Paul Smolensky

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Paul Smolensky
Born (1955-05-05) May 5, 1955 (age 66)
Alma materHarvard University, Indiana University
Known forOptimality theory, phonology, syntax, language acquisition, learnability, artificial neural networks, restricted Boltzmann machines
AwardsRumelhart Prize (2005)
Scientific career
FieldsCognitive science, linguistics, computational linguistics, artificial intelligence
InstitutionsJohns Hopkins University, Microsoft Research, Redmond
Websiteat JHU, at MSR

Paul Smolensky (born May 5, 1955) is Krieger-Eisenhower Professor of Cognitive Science at the Johns Hopkins University and a Partner Researcher at Microsoft Research, Redmond Washington.

Along with Alan Prince, in 1993 he developed Optimality Theory, a grammar formalism providing a formal theory of cross-linguistic typology (or Universal Grammar) within linguistics.[1] Optimality Theory is popularly used for phonology, the subfield to which it was originally applied, but has been extended to other areas of linguistics such as syntax[2] and semantics.[3]

Smolensky is the recipient of the 2005 Rumelhart Prize for his development of the ICS Architecture, a model of cognition that aims to unify connectionism and symbolism, where the symbolic representations and operations are manifested as abstractions on the underlying connectionist or artificial neural networks. This architecture rests on Tensor Product Representations,[4] compositional embeddings of symbolic structures in vector spaces. It encompasses the Harmonic Grammar framework, a connectionist-based numerical grammar formalism he developed with Géraldine Legendre and Yoshiro Miyata,[5] which was the predecessor of Optimality Theory. The ICS Architecture builds on Harmony Theory, a formalism for artificial neural networks that introduced the restricted Boltzmann machine architecture. This work, up through the early 2000s, is presented in the two-volume book written with Géraldine Legendre, The Harmonic Mind.[6] Subsequent work introduced Gradient Symbolic Computation, in which blends of partially-activated symbols occupy blends of positions in discrete structures such as trees or graphs.[7] This has been successfully applied to numerous problems in theoretical linguistics where traditional discrete linguistic structures have proved inadequate,[8] as well as incremental sentence processing in psycholinguistics.[9] In work with colleagues at Microsoft Research and Johns Hopkins, Gradient Symbolic Computation has been embedded in neural networks using deep learning to address a range of problems in reasoning and natural language processing.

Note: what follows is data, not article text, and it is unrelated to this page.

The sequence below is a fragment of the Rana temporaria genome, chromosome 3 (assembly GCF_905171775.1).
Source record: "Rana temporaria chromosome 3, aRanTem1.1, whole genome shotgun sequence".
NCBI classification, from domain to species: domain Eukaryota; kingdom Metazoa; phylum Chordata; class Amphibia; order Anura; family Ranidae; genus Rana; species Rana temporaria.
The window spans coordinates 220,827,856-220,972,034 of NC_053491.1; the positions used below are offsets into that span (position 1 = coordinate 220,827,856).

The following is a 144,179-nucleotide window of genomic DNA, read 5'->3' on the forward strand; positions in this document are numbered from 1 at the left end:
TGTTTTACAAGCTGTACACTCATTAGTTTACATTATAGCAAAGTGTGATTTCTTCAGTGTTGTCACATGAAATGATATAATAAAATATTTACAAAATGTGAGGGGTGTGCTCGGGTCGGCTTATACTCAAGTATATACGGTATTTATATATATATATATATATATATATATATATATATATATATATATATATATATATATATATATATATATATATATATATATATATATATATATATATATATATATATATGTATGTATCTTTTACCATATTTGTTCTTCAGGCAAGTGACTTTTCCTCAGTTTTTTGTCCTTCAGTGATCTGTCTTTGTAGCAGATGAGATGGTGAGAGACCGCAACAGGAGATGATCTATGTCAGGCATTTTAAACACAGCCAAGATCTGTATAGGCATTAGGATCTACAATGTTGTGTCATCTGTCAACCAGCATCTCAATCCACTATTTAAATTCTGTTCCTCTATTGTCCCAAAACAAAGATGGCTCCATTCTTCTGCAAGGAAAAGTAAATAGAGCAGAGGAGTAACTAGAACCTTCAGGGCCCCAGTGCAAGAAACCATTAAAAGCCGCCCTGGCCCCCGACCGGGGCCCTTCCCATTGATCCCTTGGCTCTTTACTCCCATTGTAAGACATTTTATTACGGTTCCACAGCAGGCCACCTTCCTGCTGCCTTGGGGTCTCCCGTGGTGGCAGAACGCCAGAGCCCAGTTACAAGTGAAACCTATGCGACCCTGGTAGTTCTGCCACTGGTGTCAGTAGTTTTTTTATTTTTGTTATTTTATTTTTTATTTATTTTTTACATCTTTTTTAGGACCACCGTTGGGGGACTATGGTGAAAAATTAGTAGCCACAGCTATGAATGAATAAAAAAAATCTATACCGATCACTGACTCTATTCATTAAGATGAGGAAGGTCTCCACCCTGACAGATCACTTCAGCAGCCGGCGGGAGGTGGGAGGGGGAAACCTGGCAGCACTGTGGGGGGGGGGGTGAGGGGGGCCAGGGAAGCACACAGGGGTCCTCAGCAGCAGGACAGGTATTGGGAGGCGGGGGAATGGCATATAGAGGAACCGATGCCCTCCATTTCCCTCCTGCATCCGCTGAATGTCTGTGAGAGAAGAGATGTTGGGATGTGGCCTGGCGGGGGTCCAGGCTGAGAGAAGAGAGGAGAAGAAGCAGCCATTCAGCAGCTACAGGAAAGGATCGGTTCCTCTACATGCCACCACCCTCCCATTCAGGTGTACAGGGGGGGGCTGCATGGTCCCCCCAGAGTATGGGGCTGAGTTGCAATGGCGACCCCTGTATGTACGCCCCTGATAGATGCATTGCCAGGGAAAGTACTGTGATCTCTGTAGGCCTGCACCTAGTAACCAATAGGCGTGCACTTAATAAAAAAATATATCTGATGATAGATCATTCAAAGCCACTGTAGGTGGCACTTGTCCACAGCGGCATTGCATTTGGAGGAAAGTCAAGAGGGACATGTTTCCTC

Among his other important contributions is the notion of local conjunction of linguistic constraints, in which two constraints combine into a single stronger constraint that is violated only when both of its conjuncts are violated within the same specified local domain. Local conjunction has been applied to the analysis of various "super-additive" effects in Optimality Theory. With Bruce Tesar (Rutgers University), Smolensky has also contributed significantly to the study of the learnability of Optimality Theoretic grammars (in the sense of computational learning theory).

Smolensky was a founding member of the Parallel Distributed Processing research group at the University of California, San Diego, and is currently a member of the Center for Language and Speech Processing at Johns Hopkins University and of the Deep Learning Group at Microsoft Research, Redmond Washington.


  1. ^ Prince, Alan & Smolensky, Paul. (1993/2004.) Optimality Theory: Constraint Interaction in Generative Grammar. Malden, MA: Blackwell (2004). Technical Report CU-CS-696-93, Department of Computer Science, University of Colorado at Boulder, and Technical Report TR-2, Rutgers Center for Cognitive Science, Rutgers University, New Brunswick, NJ. (April 1993).
  2. ^ Legendre, Géraldine, Grimshaw, Jane & Vikner, Sten, eds. (2001). Optimality-theoretic syntax. MIT Press.
  3. ^ Legendre, Géraldine, Putnam, Michael T., De Swart, Henriette & Zaroukian, Erin, eds. (2016). Optimality-theoretic syntax, semantics, and pragmatics: From uni-to bidirectional optimization. Oxford University Press.
  4. ^ Smolensky, Paul. (1990). Tensor product variable binding and the representation of symbolic structures in connectionist systems. Artificial intelligence 46.1-2: 159-216.[1]
  5. ^ Legendre, Géraldine, Miyata, Yoshiro & Smolensky, Paul. (1990). Harmonic Grammar: A formal multi-level connectionist theory of linguistic well-formedness: Theoretical foundations. In Proceedings of the twelfth annual conference of the Cognitive Science Society (pp. 388–395). Cambridge, MA: Lawrence Erlbaum. Report CU-CS-465-90. Computer Science Department, University of Colorado at Boulder. (Online: [2].)
  6. ^ Smolensky, Paul & Legendre, Géraldine. (2006). The Harmonic Mind: From Neural Computation to Optimality-Theoretic Grammar. Vol. 1: Cognitive Architecture; vol. 2: Linguistic and Philosophical Implications. Cambridge, MA: MIT Press.
  7. ^ Smolensky, Paul, Goldrick, Matthew & Mathis, Donald. (2014.) Optimization and quantization in gradient symbol systems: A framework for integrating the continuous and the discrete in cognition. Cognitive Science, 38, 1102−1138. (Online: Rutgers Optimality Archive 1103 [3])
  8. ^ Smolensky, Paul, Rosen, Eric & Goldrick, Matthew. (2020). Learning a gradient grammar of French liaison. Proceedings of the 2019 Annual Meeting on Phonology. [4]
  9. ^ Cho, Pyeong Whan, Goldrick, Matthew & Smolensky, Paul. (2017). Incremental parsing in a continuous dynamical system: Sentence processing in Gradient Symbolic Computation. Linguistics Vanguard, 3, 1.

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